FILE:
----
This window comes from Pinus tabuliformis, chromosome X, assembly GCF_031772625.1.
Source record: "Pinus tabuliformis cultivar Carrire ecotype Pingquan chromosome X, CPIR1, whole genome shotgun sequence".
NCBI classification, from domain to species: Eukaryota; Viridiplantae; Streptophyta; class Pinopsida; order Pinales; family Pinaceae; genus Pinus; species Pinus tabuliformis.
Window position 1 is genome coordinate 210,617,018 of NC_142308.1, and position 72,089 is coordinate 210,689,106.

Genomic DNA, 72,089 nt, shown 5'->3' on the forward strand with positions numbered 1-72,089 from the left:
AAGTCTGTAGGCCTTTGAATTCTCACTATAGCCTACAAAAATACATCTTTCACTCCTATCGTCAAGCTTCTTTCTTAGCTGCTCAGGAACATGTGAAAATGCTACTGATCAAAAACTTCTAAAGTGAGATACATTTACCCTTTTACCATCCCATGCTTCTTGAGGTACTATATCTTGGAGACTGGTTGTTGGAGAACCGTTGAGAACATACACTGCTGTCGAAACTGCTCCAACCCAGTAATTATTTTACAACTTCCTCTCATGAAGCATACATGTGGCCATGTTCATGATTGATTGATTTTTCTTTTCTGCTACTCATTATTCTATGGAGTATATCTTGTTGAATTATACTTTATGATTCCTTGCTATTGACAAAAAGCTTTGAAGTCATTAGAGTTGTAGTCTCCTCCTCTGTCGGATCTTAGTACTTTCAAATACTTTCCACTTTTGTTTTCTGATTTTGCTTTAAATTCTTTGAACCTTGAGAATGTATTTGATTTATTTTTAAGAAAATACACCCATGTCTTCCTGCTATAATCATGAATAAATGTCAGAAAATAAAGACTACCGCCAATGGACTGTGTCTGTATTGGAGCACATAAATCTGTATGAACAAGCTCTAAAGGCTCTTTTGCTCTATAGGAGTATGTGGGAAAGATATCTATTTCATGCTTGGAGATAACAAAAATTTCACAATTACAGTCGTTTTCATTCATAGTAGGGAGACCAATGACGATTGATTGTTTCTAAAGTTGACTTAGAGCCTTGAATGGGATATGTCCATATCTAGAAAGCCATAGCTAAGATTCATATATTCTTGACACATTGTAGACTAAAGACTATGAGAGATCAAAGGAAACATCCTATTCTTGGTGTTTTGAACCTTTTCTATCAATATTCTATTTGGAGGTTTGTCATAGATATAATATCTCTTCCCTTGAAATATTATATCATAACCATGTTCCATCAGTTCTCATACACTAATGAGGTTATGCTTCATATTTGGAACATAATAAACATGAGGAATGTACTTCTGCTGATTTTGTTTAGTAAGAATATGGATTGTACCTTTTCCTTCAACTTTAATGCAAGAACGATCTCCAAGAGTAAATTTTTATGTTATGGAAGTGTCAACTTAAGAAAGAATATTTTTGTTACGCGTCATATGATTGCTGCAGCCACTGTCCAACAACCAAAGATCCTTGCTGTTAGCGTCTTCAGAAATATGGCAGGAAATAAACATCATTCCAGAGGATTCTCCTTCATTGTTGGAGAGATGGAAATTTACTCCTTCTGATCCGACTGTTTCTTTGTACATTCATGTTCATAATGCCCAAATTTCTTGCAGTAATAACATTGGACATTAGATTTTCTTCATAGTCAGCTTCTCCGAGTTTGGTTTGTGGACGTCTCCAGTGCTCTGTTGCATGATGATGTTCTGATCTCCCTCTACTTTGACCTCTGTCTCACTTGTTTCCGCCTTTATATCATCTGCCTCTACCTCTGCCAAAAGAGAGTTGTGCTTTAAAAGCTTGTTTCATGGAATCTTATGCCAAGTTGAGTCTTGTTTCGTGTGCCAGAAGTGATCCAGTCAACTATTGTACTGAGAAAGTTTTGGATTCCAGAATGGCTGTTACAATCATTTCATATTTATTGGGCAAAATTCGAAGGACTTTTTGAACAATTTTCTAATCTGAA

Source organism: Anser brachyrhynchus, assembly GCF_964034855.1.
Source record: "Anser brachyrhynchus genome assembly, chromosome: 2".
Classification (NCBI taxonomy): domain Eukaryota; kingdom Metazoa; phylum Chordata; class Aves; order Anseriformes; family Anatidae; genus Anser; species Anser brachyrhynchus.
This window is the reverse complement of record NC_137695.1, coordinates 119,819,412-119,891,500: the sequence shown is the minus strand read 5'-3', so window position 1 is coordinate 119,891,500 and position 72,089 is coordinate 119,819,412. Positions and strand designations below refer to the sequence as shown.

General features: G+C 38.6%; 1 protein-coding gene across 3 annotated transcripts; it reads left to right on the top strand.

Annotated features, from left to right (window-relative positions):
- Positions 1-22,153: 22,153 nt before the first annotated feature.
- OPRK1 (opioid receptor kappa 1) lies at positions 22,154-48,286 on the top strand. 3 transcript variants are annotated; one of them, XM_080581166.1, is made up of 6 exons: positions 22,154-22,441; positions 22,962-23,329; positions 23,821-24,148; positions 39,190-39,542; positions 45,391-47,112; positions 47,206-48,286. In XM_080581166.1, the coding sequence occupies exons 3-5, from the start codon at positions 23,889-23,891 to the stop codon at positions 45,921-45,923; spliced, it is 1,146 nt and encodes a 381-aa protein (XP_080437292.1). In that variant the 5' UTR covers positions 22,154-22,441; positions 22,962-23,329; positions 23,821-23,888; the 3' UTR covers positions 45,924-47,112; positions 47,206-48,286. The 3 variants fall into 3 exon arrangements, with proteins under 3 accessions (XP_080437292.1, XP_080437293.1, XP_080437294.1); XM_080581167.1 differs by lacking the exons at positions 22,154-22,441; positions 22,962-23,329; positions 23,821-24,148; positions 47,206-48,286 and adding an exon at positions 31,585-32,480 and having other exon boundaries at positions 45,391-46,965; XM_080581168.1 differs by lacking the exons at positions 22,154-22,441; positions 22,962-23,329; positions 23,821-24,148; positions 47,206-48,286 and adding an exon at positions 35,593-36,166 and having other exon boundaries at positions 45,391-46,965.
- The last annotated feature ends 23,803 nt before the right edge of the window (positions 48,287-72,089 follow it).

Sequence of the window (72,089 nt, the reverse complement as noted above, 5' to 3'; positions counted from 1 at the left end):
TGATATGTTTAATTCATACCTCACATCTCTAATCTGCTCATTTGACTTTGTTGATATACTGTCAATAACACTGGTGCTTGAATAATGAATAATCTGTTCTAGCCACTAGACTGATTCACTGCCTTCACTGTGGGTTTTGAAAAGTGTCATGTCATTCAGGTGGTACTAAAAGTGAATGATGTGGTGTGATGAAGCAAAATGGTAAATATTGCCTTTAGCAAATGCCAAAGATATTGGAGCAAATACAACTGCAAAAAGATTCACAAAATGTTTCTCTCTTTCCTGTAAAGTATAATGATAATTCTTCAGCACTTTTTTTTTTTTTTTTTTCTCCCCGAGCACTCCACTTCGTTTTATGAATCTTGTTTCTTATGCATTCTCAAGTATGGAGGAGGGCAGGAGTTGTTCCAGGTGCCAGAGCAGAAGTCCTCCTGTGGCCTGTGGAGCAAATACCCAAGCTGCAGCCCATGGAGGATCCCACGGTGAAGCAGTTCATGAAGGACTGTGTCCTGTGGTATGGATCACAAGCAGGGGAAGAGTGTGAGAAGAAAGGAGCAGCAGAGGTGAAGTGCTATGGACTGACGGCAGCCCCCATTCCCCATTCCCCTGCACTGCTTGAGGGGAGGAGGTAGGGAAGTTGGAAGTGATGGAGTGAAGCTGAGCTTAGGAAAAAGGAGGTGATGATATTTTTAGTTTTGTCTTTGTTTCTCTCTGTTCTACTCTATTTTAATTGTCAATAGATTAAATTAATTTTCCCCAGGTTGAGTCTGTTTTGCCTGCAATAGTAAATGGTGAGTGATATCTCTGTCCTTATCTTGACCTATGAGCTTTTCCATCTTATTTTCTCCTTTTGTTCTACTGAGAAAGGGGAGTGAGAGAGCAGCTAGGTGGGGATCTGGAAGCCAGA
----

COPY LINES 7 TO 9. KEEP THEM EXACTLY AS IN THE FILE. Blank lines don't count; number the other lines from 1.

Source organism: Anser brachyrhynchus, assembly GCF_964034855.1.
Source record: "Anser brachyrhynchus genome assembly, chromosome: 2".
Classification (NCBI taxonomy): domain Eukaryota; kingdom Metazoa; phylum Chordata; class Aves; order Anseriformes; family Anatidae; genus Anser; species Anser brachyrhynchus.